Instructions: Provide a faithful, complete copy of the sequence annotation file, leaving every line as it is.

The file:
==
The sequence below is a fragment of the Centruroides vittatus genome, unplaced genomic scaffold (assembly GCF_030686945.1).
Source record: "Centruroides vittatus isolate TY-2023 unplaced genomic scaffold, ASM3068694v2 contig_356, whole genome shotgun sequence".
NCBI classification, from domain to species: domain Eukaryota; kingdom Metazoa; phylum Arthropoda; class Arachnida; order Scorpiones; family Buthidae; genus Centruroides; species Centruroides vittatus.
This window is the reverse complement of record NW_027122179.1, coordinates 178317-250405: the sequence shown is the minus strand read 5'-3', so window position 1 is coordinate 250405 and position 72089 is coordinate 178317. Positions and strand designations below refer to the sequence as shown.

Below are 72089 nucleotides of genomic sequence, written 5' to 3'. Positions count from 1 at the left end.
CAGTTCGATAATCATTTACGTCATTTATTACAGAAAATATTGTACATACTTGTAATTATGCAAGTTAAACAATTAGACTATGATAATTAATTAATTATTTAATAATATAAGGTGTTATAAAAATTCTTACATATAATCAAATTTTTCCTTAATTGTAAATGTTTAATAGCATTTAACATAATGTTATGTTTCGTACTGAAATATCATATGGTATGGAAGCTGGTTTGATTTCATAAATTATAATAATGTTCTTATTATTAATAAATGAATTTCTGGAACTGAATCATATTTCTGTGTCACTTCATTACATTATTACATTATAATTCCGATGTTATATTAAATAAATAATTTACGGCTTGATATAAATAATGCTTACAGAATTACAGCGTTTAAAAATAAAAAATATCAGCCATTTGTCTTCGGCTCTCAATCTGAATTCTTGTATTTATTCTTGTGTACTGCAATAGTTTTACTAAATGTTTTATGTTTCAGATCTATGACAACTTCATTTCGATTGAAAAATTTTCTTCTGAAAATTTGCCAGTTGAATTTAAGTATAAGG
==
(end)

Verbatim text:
The sequence below is a fragment of the Centruroides vittatus genome, unplaced genomic scaffold (assembly GCF_030686945.1).
Source record: "Centruroides vittatus isolate TY-2023 unplaced genomic scaffold, ASM3068694v2 contig_356, whole genome shotgun sequence".
NCBI classification, from domain to species: domain Eukaryota; kingdom Metazoa; phylum Arthropoda; class Arachnida; order Scorpiones; family Buthidae; genus Centruroides; species Centruroides vittatus.
This window is the reverse complement of record NW_027122179.1, coordinates 178317-250405: the sequence shown is the minus strand read 5'-3', so window position 1 is coordinate 250405 and position 72089 is coordinate 178317. Positions and strand designations below refer to the sequence as shown.

Below are 72089 nucleotides of genomic sequence, written 5' to 3'. Positions count from 1 at the left end.
CAGTTCGATAATCATTTACGTCATTTATTACAGAAAATATTGTACATACTTGTAATTATGCAAGTTAAACAATTAGACTATGATAATTAATTAATTATTTAATAATATAAGGTGTTATAAAAATTCTTACATATAATCAAATTTTTCCTTAATTGTAAATGTTTAATAGCATTTAACATAATGTTATGTTTCGTACTGAAATATCATATGGTATGGAAGCTGGTTTGATTTCATAAATTATAATAATGTTCTTATTATTAATAAATGAATTTCTGGAACTGAATCATATTTCTGTGTCACTTCATTACATTATTACATTATAATTCCGATGTTATATTAAATAAATAATTTACGGCTTGATATAAATAATGCTTACAGAATTACAGCGTTTAAAAATAAAAAATATCAGCCATTTGTCTTCGGCTCTCAATCTGAATTCTTGTATTTATTCTTGTGTACTGCAATAGTTTTACTAAATGTTTTATGTTTCAGATCTATGACAACTTCATTTCGATTGAAAAATTTTCTTCTGAAAATTTGCCAGTTGAATTTAAGTATAAGG